It seems obvious – wines are vegan, right? Well, maybe and maybe not. WAIT. WHAT?
Winemaking is an art and there are infinite ways to create a wine that hits all the right notes. It’s about how it feels in your mouth, the aroma, how it tastes, how it looks when you pour it. All these things are incredibly important to the winemaker, and they are equally important to the wine drinker.
Fining agents are often used to reduce bitterness caused by too many tannins, unappealing aromas or browning caused by oxidation. They can be used to help stabilize the wine, remove yeast after fermentation and to get rid of suspended particles that make a wine cloudy.
There are several vegan agents like carbon, bentonite and other clays, plant casein, silica, limestone and vegetable plaques. But fining agents can also be animal based. The most common ones used in winemaking are often byproducts of the food industry and include gelatin (the best for wine is derived from pig’s skin), casein from cow’s milk, albumin from egg whites and issinglass from a fish’s swim bladder – not the kind of bladder you’re thinking. Think of it as the little internal oxygen tank that keeps a fish buoyant without floating or sinking too much.
The idea of fining is fairly simple: Use one (or more, some are used in conjunction with one another) of the fining proteins with a negative ionic charge and it will attract the positively-charged materials you want removed from your wine. And vice versa – use a positively charged protein to remove negatively charged materials. For example, egg whites are positively charged and are used to attract the negatively charged phenols in red wines associated with too much astringency. The egg whites act like a magnet, pulling the phenols out of the wine and collecting them at the bottom of the barrel.
But here’s the thing, vegan or not, the proteins used in fining your wine aren’t still in there when you drink it, and only the tiniest trace amounts may even make it to the final product. By their very nature those proteins are there to remove unwanted particles and be removed themselves with those particles.
And wines don’t have to be fined or filtered. Left to their own timing, particles will settle, but that can take years, and depending on the grape and the winery’s commitments to vendors and the marketplace, waiting years may not be an option. As Isabelle Legeron (one of the world’s top 50 experts on wine) tells us, “Essentially, there are three options for the wine grower: time, cloudiness, or intervention.”
Because of this, there are differing opinions among winemakers on whether to fine or not, and there are lots of wines out there that are 100% unfined and unfiltered.
Here at BOXT we do fine our wines, but we don’t use animal-based fining agents. And we’re all about liking what you like – not what everyone else says you should like – so we think this is a great opportunity for a taste test.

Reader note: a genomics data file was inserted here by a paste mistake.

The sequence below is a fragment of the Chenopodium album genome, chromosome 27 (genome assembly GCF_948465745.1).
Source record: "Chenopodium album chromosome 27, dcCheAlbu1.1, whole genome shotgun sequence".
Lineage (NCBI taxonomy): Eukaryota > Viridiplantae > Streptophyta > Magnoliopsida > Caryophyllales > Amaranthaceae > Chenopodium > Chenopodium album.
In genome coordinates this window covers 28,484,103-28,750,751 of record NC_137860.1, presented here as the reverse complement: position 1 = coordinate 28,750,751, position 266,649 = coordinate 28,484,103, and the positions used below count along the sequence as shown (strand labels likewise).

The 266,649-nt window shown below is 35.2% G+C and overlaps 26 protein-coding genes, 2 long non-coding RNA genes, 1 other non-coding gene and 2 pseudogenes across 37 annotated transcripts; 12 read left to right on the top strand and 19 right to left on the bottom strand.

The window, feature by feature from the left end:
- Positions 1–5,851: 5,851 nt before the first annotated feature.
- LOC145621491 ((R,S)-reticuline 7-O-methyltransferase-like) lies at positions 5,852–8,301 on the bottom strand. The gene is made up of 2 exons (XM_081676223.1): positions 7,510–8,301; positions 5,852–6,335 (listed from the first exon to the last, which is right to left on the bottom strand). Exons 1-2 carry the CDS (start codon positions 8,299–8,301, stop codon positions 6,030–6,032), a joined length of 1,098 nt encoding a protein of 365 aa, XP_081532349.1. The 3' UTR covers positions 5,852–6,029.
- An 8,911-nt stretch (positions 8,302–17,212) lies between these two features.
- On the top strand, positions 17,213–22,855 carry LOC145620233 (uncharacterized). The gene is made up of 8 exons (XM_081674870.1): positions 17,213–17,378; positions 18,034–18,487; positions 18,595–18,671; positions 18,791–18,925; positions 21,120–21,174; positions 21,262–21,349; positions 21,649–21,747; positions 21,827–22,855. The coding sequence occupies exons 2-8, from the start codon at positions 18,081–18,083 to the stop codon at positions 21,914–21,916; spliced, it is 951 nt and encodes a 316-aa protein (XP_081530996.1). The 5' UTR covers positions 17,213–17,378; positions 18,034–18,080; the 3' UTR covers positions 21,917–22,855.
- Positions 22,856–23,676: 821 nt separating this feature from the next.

- Profile One and 2018 Davis Estates Sauvignon Blanc, Calistoga, CA
- Profile Two and Dehlinger Estate Bottled Unfiltered Chardonnay, Russian River Valley, CA
- Profile Three and The Darling – “Arnst” Gewurztraminer, New Zealand
- Profile Four and Springhill Estate Unfined Unfiltered Pinot Noir, Willamette Valley, Oregon
- Profile Five and Noggle North Coast Old Long Valley Unfined & Unfiltered Cabernet Sauvignon, Clear Lake Oaks, CA
- Profile Six and Toca Madera Cabernet/Syrah (Wildlife Conservation Series), Madera, CA
Surprised we recommend other wines? We love other wines. We especially love other wines doing their thing. We fine our wines, and we’re okay with that. We’re not trying to be all the wines to everyone all the time. We’re doing our thing, which is reimagining the way we all drink fine wine at home. For us that means simplifying the whole process (we believe there should be zero hassle when it comes to wine) and delivering – straight to your door – a glass you love to drink, every single time.
If you’re a strict vegan – and we respect that – you can check what you’re drinking with the BeVeg app or at Barnivore.com. Check other beverages too, because wine isn’t the only drink (alcoholic or not) that may or may not be vegan. Beer and cider production often use animal fining agents, and many food and beverage manufacturers – think nice bright red juice drinks – use carmine (aka natural red 4) as a colorant, which is derived from the cochineal insect.
For the rest of us who may just want to do less harm and more good in the world, the question might be more about what the winery stands for overall. How do they give back? How socially or environmentally responsible are they? Other winemakers might use non-vegan fining agents, but the good they do in other areas may outweigh that if you’re on the fence. A big part of why we produce and package wine the way we do is to reduce our carbon footprint and make an impact in the industry as a winery that cares about the environment. We also plant a tree for every BOXT we make. Because it’s important to us to make sure we’re giving back while we make a wine that exceeds expectations, every single time.